Our subsistence way of life is always considered when the Board of Directors and management meet and plan growth strategies. Because of this, we have thrived as Arctic people for thousands of years, sustaining rich cultural and social values that we share with future generations. We rely on the land, respect our heritage, and work to ensure that our descendants have the same opportunities to live healthy and sustainable lives. We strongly believe that sustainably in the Arctic should guide our future governance of our homelands.

We are living through a period of extraordinary uncertainty. With employees working on projects across the U.S. and globe, both the moving parts and the entirety of the work of our employees can go largely unseen, but each employee plays an important role in helping BSNC fulfill its mission.

After 50 years, despite the humble beginnings, Alaska Native regional corporations have become an integral part of the Alaska economy. Today, Alaska Native people, Our People, participate in Alaska’s and our Nation’s economic, political and social development, and continue to be the best stewards of our lands.

A Bright Arctic Future

Since the passage of ANCSA, we are pleased to note that to date BSNC has distributed more than $57 million in benefits to our shareholders and descendants. In fiscal year 2021, BSNC’s operating revenues totaled more than $468 million, our highest revenues to date. Management and the Board have worked hard to build a company that can provide sustainable benefits and services to our shareholders. We are committed to growing our family of companies and providing the best value possible to you, our shareholders. Quyana for your continued support.

BSNC’s endurance and growth over the past ten years is a testament to the Company’s commitment to its shareholders and the region. The Board of Directors’ and employees’ commitment to our mission situates the Company to make a positive, long-lasting impact for our shareholders and region.

Today, our company culture is unstoppable in its determination to fulfill its mission. Looking forward, BSNC will continue to work toward increasing shareholder benefits. We are looking forward to a Bright Arctic Future.

Learn More about ANCSA:

  • BSNC Land Series: Learn more about ANCSA, BSNC’s land base and how the corporation manages this important asset.
  • ANCSA Resource Center: The ANCSA Resource Center compiles, organizes & presents source documents, commentary and other information relating to ANCSA. It aims to be the broadest and most comprehensive source of information relating to ANCSA and is sponsored by Landye Bennett Blumstein LLP.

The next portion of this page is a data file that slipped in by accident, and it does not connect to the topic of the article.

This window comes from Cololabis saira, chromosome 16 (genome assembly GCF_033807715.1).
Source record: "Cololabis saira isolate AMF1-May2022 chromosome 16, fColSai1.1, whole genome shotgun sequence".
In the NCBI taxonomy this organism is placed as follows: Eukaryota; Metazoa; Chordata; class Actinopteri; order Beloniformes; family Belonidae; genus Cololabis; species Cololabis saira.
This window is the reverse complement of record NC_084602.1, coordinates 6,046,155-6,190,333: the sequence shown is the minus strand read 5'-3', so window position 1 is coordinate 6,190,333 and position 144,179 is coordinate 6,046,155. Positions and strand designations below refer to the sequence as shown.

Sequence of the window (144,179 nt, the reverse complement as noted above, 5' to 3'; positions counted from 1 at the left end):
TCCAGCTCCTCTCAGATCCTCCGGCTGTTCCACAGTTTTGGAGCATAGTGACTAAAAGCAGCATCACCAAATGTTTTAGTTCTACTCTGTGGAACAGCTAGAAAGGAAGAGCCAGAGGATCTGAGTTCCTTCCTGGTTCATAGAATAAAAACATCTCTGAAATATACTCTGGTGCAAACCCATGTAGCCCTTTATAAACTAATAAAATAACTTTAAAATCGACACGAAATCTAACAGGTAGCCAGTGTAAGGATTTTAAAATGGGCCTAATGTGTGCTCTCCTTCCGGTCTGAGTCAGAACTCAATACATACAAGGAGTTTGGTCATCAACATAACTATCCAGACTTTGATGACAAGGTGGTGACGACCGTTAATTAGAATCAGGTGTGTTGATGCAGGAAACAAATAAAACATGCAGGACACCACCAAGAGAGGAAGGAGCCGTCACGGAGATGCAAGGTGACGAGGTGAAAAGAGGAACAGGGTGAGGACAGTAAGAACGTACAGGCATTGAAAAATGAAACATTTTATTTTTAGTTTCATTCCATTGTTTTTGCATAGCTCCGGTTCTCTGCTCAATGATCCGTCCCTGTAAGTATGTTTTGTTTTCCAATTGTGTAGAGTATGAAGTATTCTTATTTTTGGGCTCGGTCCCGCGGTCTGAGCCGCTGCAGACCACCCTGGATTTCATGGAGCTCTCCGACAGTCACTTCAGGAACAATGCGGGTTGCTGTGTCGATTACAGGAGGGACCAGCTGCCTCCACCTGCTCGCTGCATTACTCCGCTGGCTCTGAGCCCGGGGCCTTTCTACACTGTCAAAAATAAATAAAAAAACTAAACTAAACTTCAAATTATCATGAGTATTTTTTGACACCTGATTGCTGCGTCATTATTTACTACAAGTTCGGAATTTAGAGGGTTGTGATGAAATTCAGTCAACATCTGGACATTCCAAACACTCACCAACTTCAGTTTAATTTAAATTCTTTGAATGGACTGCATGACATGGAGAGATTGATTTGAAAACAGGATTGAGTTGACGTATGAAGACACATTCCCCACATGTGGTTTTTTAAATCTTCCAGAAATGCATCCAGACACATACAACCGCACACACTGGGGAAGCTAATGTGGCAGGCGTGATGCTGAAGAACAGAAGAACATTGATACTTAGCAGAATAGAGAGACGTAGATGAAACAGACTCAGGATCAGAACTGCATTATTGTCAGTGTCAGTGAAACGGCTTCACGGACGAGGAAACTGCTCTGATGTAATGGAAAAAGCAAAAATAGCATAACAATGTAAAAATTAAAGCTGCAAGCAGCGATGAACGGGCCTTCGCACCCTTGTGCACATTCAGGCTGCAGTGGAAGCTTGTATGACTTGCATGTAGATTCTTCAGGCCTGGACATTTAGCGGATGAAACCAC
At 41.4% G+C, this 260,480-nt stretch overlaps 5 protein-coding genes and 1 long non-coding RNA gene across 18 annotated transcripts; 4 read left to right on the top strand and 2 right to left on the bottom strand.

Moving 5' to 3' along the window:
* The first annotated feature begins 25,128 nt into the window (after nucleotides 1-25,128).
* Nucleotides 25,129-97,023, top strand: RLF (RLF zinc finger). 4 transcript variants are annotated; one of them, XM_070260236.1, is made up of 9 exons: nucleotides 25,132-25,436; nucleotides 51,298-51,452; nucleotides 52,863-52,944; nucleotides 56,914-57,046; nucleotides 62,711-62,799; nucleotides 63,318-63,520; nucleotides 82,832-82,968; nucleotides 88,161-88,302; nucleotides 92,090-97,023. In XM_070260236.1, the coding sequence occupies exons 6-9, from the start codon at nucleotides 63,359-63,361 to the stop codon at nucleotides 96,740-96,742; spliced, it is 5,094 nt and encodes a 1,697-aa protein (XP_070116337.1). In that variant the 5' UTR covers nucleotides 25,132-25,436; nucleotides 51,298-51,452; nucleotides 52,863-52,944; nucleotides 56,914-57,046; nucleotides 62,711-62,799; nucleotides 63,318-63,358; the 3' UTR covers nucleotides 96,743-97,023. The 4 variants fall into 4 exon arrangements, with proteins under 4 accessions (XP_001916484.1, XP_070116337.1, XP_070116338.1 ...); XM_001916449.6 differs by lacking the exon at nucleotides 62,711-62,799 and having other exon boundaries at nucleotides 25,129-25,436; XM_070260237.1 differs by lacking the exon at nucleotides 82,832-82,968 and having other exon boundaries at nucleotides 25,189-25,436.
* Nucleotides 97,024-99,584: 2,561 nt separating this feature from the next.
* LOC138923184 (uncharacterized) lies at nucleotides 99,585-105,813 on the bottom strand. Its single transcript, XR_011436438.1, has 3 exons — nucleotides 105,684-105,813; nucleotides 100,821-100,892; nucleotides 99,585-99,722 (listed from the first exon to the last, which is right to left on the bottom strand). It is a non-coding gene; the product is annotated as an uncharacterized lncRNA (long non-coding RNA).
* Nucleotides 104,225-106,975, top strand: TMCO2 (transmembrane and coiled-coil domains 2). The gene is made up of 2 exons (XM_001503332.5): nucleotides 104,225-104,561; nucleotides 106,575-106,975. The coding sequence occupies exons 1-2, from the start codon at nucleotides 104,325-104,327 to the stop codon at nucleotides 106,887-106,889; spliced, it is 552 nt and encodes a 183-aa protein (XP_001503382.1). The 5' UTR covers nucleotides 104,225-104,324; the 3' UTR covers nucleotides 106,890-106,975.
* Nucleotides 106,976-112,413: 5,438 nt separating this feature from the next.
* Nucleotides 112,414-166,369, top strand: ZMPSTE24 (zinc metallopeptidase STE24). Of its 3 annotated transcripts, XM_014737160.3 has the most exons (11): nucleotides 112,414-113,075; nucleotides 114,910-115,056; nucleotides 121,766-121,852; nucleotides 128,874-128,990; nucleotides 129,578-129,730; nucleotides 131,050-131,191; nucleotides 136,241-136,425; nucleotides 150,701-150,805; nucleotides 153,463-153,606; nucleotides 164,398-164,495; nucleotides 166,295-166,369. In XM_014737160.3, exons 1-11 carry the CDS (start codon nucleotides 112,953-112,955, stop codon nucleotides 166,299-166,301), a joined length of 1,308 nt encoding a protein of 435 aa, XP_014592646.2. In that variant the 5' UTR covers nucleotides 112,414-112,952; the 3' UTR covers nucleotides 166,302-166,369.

• ANCSA Regional Association: The official Association of Alaska Native Regional Corporation CEOs.
  • Alaska Native Village Corporation Association: The official association of Alaska Native Village Corporations.
  • University of Alaska Fairbanks Alaska Native Knowledge Network: This resource contains links to information, articles, audio interviews and curricula related to ANCSA.
  • ANCSA Documentary: “ANCSA: Our People. Our Land. Our Future.” is a documentary produced by the Alaska Native Claims Settlement Act (ANCSA) Regional Association. “ANCSA: Our People. Our Land. Our Future.” looks back at the start of ANCSA using historical footage and photos and captures a glimpse of what’s to come through interviews with Alaska Native leaders, policymakers and culture bearers. The film will premiere on Sunday, Dec. 19 at 7:30 p.m. on KTVF in Fairbanks and 8 p.m. on KTUU in Anchorage and KATH in Juneau and statewide. Visit https://ancsaregional.com/ancsaat50film/ for more information.
  • ANCSA and the Agents of Change: The Ted Stevens Foundation’s oral history project features a distinguished group of Alaskans who were instrumental in the passage of the ANCSA. Jake Adams, Cynthia Ahwinona, Nelson Angapak, Roy Ewan, Willie Hensley, Al Ketzler Sr., Sam Kito, Jr., Oliver Leavitt, Lt. Gov. Byron Mallot, Marie Nash, Emil Notti, John Shively, and moderator Kristina Woolston are included in the video.
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OFFICESWhere to find us?
Bering Straits Native Corporation is headquartered in Nome, has a business office in Anchorage and site locations and offices across the U.S.
OUR LOCATIONS
ANCHORAGE
3301 C Street, Suite 100, Anchorage, AK 99503
NOME
PO Box 1008. 110 Front Street, Suite 300, Nome, Alaska 99762
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OFFICESBering Straits Native Corporation
OFFICESWhere to find us?
BSNC is headquartered in Nome, has a business office in Anchorage and site locations and offices across the U.S.
OUR LOCATIONSWhere to find us?
ANCHORAGE
3301 C Street, Suite 100, Anchorage, AK 99503
NOME
PO Box 1008. 110 Front Street, Suite 300, Nome, Alaska 99762
GET IN TOUCHStay Connected
Follow BSNC for news, updates, stories, and opportunities to share in this journey.
Sign up for our newsletter